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Hire a Plumber for New Home Construction – Boston, Worcester

25 Sep 2013

In this housing market, many people are building new homes rather than buying. In most cases, they rather build the home they want and need rather than inherit old problems. Breaking ground on a new home can be an exciting time. But did you know that you don’t necessarily need to use your contractor’s plumber? You can hire a plumber for new construction on your own when you are building a home.  In fact, hiring a plumber on your own may save you money and time.  By hiring your own plumber you can ensure that you have a reputable, reliable licensed and insured plumber who is interested in your needs and requirements.
Initially, you will meet with your plumber with your home plans to determine the layout of your home and where you want everything to go. The plumber will layout the plumbing pipes, the fixtures, which rooms will have water and why, and they will be sure that all the plumbing will be coded for those rooms. Having a great plumber is very important because all plumbing will have to pass inspection before you can move in.

You need a plumber to handle the water supply lines that go into your new home. Sewer and water ‘tie-ins’ are taken care of during the site work. After the foundation is built, the water and sewage and gas lines are brought into your home from the street.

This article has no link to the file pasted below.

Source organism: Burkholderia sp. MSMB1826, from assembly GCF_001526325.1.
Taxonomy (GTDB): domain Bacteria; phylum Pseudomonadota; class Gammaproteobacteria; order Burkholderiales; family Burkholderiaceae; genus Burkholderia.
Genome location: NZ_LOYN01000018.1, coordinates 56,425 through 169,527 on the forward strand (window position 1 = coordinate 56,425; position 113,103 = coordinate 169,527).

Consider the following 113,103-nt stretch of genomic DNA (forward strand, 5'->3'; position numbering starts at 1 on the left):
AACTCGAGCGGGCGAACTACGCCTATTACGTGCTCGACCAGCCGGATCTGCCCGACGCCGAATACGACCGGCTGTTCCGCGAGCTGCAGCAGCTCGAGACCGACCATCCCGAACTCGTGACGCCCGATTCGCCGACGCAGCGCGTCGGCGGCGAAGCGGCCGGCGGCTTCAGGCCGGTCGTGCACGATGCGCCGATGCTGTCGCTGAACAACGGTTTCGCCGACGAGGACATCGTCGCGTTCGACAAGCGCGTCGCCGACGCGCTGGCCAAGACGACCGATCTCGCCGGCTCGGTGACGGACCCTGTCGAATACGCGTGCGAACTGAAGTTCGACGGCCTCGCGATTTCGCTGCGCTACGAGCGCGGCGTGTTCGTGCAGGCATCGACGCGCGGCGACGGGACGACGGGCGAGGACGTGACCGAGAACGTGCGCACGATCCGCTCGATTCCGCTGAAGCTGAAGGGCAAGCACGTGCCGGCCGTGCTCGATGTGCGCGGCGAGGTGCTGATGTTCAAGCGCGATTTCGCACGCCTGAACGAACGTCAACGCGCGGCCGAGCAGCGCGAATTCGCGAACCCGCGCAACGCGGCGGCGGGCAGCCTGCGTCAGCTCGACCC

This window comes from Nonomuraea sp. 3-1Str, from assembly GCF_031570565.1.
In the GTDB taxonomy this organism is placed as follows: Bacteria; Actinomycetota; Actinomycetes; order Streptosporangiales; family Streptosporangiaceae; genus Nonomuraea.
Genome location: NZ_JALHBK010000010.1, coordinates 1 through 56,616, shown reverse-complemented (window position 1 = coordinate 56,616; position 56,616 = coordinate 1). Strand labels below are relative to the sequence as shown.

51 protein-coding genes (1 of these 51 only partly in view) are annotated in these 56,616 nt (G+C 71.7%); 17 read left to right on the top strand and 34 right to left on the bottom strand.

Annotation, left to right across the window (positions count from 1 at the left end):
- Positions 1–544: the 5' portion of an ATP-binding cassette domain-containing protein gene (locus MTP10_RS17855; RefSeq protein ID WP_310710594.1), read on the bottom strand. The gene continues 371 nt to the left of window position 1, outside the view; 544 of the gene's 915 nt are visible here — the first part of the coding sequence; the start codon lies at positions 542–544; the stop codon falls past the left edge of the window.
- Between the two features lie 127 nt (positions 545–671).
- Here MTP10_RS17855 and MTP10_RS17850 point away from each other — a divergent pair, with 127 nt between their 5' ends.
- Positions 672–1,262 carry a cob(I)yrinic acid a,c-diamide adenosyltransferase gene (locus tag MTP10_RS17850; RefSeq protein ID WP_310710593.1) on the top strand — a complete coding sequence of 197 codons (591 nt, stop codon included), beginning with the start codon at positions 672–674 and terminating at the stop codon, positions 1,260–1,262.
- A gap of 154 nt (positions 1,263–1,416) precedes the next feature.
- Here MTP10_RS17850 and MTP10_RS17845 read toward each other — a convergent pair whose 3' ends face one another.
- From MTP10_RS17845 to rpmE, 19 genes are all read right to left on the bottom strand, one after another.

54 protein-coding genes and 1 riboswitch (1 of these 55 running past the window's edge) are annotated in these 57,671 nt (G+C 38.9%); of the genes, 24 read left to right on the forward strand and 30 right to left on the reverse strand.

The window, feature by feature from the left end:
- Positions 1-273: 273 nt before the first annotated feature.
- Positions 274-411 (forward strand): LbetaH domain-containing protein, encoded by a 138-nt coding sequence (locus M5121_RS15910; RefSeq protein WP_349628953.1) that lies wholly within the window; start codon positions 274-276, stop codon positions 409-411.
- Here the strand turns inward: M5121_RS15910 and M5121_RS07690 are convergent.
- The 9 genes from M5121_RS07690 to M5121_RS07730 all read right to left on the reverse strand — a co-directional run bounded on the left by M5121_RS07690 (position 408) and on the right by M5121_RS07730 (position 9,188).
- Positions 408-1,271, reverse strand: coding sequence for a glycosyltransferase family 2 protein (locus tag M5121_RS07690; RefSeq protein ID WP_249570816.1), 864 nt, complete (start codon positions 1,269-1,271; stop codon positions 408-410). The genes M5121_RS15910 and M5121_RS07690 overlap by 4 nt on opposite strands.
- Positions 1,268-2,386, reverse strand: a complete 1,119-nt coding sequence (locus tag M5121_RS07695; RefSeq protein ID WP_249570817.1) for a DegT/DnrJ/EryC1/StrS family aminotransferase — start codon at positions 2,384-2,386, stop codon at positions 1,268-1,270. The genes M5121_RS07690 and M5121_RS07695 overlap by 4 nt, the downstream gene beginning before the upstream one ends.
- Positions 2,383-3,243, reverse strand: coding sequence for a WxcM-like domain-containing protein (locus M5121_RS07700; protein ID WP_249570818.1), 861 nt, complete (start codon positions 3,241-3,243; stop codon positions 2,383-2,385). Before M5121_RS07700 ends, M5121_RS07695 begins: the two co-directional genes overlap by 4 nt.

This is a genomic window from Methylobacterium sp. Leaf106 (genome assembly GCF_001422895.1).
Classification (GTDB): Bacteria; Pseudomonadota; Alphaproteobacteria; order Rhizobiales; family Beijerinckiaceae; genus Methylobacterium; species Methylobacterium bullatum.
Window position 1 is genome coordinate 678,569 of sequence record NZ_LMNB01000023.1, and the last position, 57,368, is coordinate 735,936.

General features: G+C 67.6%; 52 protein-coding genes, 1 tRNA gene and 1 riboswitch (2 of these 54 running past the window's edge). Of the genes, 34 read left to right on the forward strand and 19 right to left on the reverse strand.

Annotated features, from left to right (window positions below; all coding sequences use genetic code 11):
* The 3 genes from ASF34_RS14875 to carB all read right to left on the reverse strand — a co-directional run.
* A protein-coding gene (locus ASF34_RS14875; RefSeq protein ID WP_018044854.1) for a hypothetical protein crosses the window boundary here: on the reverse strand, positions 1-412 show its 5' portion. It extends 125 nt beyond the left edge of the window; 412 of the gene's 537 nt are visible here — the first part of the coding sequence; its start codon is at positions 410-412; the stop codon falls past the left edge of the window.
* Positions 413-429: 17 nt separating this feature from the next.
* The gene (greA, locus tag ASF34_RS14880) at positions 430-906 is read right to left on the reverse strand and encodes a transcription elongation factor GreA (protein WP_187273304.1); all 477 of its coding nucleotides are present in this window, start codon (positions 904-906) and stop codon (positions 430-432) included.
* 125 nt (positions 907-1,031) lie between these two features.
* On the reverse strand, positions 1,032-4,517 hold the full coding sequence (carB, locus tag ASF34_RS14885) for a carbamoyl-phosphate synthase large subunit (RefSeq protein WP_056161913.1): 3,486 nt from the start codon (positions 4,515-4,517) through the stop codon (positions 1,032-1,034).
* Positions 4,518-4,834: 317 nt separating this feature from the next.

The plumber will also help you with specifications for which plumbing materials are needed for new construction and they will help guide you in the most efficient and longest lasting appliances.  Of course, once the home is built, toilets, sinks, water heaters and gas lines also need to be placed and tied into the sewer and water lines. Having a plumber you can trust ensures that your new home does not encounter plumbing problems after you move in.

If you are building a new home, and you would like to hire your own plumber, contact Greater Boston Plumbing and Heating.

Lower Your Water Bill with Better Plumbing – Boston

02 May 2013

Water conservation has become essential as we see watering bans pop up each year. Even in areas where there seem to be no water issues, we see water bills rise higher and higher. But saving water not only saves money on your utility bill, it also helps prevent water pollution in area beaches, lakes and rivers.

Many homes in towns around Boston and Worcester have private septic. Conserving water can help your septic system last longer by reducing soil saturation. For homes on city sewer, overloading city sewer systems allows untreated sewage to flow into lakes and rivers. How many times around Boston have you looked for the blue or red beach flag in the summer? The less water flowing through these city systems, the lower the likelihood of water pollution.